Most notably, the first OV approved by the FDA as an anti-cancer treatment in 2015 was oncolytic herpes virus. This approval has aroused interest in OVs as an anti-cancer treatment platform.
Although anti-tumor signals were observed in subsequent milestone phase I/II clinical trials, tumor recurrence is almost common.
With the increasing awareness of the inherent intratumoral and inter-tumor heterogeneity of most solid cancers, a hypothesis has been proposed that the optimal therapeutic effect of OV may require a reasonable combination.
Emerging data indicate that OVs are combined with a variety of cellular processes during their life cycle, and FDA-approved drugs that regulate these cellular processes can release the true therapeutic potential of OVs.
In view of the remarkable success of immunotherapy in certain cancers, and the observation that OVs can effectively stimulate anti-tumor immune responses, the combination of OVs and FDA-approved immune checkpoint inhibitors has become the center.
In this review, we will provide an overview of the current state of knowledge regarding the combination of OVs and various FDA-approved drugs.
2. Combination chemotherapy
Chemotherapy is one of the main cancer treatment methods that use chemicals as intracellular poisons to inhibit DNA synthesis, mitosis and cell division, and cause DNA damage.
In the process of virus replication, these cellular pathways will be interfered by the virus.
Temozolomide (TMZ) is an alkylating agent and an effective anticancer drug for the treatment of various solid tumors, including glioma and melanoma.
TMZ shows better anti-tumor effects in killing glioblastoma, lung cancer, melanoma and breast cancer through oncolytic herpes simplex virus, adenovirus, Newcastle disease virus and myxoma virus.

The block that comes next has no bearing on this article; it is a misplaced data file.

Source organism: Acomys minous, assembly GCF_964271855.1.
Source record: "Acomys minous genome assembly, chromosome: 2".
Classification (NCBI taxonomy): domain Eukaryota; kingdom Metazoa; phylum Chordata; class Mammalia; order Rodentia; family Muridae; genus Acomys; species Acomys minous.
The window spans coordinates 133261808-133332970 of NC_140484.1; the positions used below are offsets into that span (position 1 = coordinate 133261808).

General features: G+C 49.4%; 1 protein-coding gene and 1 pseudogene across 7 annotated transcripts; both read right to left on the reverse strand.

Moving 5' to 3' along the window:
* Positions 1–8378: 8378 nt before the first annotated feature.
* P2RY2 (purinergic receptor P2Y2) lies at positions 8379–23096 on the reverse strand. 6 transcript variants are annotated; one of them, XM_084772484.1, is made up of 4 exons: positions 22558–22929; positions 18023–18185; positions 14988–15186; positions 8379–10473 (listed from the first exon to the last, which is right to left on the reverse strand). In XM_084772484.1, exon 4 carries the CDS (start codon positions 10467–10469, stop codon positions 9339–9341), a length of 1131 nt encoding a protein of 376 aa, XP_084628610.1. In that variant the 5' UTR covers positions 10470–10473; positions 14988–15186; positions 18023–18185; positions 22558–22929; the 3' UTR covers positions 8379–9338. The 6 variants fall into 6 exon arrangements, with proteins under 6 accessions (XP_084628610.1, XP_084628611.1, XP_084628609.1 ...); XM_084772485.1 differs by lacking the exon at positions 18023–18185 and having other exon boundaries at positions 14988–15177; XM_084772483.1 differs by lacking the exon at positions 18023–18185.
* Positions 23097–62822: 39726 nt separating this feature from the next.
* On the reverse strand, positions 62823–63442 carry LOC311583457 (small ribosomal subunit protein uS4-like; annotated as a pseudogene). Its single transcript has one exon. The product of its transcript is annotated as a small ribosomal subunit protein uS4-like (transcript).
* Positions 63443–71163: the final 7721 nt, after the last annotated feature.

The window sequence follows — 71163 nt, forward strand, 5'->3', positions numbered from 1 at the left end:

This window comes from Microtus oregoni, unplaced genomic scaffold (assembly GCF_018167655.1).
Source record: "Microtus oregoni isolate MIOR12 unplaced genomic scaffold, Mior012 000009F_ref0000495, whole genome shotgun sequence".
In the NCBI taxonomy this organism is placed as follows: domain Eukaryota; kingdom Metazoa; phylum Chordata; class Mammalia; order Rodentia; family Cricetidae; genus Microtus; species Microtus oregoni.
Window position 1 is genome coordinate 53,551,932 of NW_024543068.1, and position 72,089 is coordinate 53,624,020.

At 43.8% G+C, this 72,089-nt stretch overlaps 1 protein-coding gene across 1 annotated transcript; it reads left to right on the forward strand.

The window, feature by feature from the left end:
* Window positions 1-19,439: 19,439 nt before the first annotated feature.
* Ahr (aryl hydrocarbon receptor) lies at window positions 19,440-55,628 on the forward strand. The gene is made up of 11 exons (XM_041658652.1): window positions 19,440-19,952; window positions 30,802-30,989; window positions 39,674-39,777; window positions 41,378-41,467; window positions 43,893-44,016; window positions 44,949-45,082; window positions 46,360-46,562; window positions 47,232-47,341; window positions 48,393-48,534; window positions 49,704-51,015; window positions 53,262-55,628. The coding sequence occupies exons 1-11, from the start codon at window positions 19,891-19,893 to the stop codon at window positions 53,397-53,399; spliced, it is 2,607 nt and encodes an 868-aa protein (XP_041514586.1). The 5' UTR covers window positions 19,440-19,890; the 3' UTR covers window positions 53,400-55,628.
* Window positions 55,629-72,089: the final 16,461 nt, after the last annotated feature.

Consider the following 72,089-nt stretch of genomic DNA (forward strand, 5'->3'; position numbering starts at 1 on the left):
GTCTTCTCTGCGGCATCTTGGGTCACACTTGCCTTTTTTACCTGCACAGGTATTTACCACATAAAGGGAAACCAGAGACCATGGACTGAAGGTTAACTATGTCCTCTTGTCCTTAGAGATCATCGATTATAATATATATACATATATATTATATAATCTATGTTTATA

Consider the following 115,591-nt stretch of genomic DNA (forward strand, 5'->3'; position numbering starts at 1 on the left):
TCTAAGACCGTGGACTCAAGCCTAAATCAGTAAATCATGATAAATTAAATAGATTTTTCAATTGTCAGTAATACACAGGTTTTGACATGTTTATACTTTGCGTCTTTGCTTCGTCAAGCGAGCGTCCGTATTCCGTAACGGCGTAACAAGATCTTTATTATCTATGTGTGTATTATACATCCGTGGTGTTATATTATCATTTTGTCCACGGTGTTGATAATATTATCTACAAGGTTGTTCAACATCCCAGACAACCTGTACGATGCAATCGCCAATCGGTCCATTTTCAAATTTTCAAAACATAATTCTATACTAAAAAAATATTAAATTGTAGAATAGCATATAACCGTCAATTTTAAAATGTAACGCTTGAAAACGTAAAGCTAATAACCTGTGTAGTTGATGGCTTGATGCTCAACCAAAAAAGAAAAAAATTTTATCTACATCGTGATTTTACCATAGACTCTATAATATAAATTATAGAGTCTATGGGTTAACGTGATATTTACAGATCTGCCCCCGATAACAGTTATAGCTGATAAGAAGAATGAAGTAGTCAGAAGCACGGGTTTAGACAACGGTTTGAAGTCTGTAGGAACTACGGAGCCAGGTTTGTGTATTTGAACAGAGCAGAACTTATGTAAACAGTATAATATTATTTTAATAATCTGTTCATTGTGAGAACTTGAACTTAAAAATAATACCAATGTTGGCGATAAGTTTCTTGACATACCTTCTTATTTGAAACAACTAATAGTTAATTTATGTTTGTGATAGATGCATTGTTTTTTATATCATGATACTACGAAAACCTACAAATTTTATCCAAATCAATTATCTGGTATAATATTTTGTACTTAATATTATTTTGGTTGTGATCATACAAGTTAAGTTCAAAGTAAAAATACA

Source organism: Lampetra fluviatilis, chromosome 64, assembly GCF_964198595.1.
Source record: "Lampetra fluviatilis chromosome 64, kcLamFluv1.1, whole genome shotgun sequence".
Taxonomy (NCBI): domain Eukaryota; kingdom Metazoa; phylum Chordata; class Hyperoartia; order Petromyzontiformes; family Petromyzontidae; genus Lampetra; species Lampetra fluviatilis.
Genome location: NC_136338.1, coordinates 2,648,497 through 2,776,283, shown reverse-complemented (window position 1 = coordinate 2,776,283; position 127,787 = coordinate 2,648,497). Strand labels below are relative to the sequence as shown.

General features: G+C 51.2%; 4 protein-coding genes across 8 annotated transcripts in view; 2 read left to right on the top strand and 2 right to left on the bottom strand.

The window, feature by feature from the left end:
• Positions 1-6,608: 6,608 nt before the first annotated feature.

The therapeutic effect of oncolytic adenovirus (OAd) combined with TMZ on lung cancer cells was evaluated in vitro and in vivo.
TMZ enhances the viral therapy of OAd Adhz60 by increasing virus replication in lung cancer cells but not other normal cells.
These studies show that understanding the interaction between the virus and the host is of great significance for the development of combination therapy with OV and other anti-tumor drugs.
3. Combined targeted therapy
Oncolytic viruses interact with specific genes, proteins or tissue environments of cancer. These genes, proteins or tissue environments contribute to the growth and survival of cancer during the process of infection, replication, and release from cancer cells.
This makes it possible for OVs to work together with targeted therapies, which block tumor growth by interfering with specific molecules required for carcinogenesis and tumor growth.
Sorafenib is a targeted anticancer drug and a tyrosine kinase inhibitor that can inhibit a variety of protein kinases, including VEGFR, PDGFR and RAF kinases. Heo et al. demonstrated the preclinical and clinical efficacy of the sequential combination of oncolytic poxvirus JX-594 and sorafenib in the treatment of hepatocellular carcinoma (HCC).
JX-594, also known as Pexa-Vec (pexastimogene devacirepvec), is a virus thymidine kinase (TK) gene deletion, human granulocyte macrophage colony stimulating factor (hGM-CSF) and β-galactosidase transgene Expressed Armed Immunotherapeutic Vaccinia Virus.
In two mouse liver cancer models, the sequential combination therapy of JX-594 and sorafenib can improve the anti-tumor efficacy.
They further conducted a preliminary clinical study to explore the safety and effectiveness of JX-594 combined with sorafenib in the treatment of 3 patients with liver cancer.
Studies have shown that sequential treatment is well tolerated and is associated with a significant reduction in tumor perfusion, and the objective tumor response of all patients is also significantly reduced.
This is a good example to illustrate that when designing a combination therapy, it is important to consider whether the drug will offset the efficacy of OVs, and to consider sequential combination to minimize the offset.